In practice, the fear driven reactive policies of groups such as the UKIP appeal to folk who believe they have something to lose, and this concern is typically the shadow of the normal ‘clanning instinct‘ that humans possess. Yet even in rural regions this instinct is taking some fascinating forms in the current general election. In a constituency near me while the UKIPs seem to be doing better in the polls than the Conservatives, 37% of the electorate who plan to vote are, as yet, undecided about who they will choose.
Such uncertainty in the polls has drawn the usual words of worry from the mainstream parties. We are assured that a ‘coalition of chaos’ will be the outcome if the British public fails to return a clear majority for the Tories. I wonder if perhaps this situation might actually create a diverse and interesting hybrid government, where deals and negotiation will of necessity replace the tyranny of the parliamentary majority?
In any case it looks like a number of parties are moving towards constitutional changes for Britain. They include proposals to lower the voting age, to finally sort out the House of Lords (though it’s unlikely to be restructured using my favourite model) and to abandon the first-past-the-post system appear in a number of manifestos. Previous ‘majority’ governments have often been chosen by a relatively small percentage of the electorate.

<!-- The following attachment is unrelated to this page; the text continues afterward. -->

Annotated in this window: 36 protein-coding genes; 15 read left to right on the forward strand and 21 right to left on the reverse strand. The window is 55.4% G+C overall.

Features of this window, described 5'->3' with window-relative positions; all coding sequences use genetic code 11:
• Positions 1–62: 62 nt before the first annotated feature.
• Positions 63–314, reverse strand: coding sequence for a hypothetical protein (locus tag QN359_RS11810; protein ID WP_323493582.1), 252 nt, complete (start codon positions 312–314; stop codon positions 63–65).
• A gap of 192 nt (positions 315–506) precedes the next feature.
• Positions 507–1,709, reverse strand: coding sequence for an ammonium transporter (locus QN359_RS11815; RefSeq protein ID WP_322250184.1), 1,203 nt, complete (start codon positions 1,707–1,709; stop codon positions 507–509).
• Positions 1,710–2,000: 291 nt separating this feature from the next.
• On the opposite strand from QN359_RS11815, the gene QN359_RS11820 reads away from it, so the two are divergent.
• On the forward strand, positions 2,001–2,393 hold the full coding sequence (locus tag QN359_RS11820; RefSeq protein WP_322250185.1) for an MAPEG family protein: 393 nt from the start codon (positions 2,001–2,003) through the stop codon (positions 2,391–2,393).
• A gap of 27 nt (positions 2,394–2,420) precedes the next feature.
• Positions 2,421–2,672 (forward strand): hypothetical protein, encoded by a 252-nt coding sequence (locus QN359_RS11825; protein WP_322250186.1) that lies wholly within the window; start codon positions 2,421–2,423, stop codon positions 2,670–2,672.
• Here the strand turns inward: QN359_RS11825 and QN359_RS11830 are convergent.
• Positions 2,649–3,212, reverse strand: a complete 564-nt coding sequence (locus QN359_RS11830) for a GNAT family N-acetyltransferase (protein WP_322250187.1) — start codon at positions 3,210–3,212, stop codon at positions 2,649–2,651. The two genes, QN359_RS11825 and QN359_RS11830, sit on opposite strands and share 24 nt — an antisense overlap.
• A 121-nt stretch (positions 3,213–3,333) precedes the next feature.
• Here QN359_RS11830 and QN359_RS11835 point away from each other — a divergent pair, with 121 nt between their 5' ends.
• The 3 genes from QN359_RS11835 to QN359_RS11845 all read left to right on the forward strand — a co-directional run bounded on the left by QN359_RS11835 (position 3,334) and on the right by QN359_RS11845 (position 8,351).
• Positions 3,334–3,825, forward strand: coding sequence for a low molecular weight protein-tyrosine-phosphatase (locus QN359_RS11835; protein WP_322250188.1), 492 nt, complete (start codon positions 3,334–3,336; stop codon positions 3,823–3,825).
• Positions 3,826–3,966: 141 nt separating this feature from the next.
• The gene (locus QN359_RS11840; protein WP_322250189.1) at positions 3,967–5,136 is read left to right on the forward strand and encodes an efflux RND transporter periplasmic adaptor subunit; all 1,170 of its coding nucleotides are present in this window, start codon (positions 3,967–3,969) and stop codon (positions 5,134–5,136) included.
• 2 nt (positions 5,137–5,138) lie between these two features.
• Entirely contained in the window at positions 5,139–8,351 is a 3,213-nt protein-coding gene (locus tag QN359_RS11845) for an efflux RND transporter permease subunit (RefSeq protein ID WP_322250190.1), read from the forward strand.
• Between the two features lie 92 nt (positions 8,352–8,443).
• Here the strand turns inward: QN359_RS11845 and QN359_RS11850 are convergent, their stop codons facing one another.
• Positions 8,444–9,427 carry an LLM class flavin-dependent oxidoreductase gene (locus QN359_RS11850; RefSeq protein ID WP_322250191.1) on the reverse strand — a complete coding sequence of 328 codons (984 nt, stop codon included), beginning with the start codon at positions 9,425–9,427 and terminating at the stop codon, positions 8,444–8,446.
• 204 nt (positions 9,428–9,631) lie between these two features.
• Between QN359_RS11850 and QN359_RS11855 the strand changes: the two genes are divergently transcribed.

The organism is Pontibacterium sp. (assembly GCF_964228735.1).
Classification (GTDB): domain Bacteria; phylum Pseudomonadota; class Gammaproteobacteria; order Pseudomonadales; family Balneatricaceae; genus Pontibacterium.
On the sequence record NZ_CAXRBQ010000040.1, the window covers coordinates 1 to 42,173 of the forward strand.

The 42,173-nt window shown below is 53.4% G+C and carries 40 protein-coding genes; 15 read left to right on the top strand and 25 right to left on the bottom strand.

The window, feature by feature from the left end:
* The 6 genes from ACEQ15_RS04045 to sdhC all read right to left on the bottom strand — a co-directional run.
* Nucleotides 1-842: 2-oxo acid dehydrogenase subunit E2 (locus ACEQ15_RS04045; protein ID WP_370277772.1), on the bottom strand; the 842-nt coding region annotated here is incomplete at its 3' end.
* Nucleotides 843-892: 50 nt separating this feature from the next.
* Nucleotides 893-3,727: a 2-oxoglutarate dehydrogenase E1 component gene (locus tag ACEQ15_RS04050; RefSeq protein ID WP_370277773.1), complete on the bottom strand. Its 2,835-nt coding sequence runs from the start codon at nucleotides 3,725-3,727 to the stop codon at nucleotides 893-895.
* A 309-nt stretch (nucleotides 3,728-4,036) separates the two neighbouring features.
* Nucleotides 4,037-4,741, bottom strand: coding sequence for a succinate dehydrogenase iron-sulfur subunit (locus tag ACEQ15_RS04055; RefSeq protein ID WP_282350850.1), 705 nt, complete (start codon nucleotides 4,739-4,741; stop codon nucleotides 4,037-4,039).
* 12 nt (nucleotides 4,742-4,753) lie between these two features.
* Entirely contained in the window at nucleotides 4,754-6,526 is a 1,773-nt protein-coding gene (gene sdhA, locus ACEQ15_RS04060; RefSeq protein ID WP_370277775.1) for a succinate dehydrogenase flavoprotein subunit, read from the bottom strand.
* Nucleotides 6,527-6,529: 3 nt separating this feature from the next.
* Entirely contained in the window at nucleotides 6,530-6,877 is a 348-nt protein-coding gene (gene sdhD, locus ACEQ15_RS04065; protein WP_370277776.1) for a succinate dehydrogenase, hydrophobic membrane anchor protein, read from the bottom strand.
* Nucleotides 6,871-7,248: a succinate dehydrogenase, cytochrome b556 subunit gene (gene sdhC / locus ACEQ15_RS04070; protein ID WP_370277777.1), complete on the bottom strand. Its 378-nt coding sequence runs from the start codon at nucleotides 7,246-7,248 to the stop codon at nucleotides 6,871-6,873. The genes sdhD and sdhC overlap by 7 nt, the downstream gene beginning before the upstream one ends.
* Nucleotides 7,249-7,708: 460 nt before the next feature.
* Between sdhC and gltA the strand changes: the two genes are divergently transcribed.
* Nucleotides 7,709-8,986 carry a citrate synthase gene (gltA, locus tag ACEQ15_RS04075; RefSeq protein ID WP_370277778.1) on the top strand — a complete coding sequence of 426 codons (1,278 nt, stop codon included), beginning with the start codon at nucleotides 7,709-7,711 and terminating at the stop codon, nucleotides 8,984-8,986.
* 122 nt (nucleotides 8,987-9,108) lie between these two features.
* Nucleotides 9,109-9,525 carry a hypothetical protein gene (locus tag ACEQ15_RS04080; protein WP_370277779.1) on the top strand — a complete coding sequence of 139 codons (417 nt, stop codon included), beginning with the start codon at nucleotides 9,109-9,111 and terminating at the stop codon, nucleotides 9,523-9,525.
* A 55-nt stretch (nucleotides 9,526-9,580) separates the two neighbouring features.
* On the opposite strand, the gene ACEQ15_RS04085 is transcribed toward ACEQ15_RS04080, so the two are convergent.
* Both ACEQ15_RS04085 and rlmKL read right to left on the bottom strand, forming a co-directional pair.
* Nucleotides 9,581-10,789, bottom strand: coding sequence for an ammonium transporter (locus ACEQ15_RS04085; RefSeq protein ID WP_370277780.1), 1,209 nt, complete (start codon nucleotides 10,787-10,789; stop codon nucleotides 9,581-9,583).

Perhaps this uncertainty about who will control Britain is actually a good thing? While voting isn’t by any means the only political process we can engage with it is, in my view, an important one. Many people, including my own cultural ancestors, campaigned for enfranchisement and, as is often pointed out, some people will certainly be using their right to vote, and inaction can allow all kinds of nasties to get into government.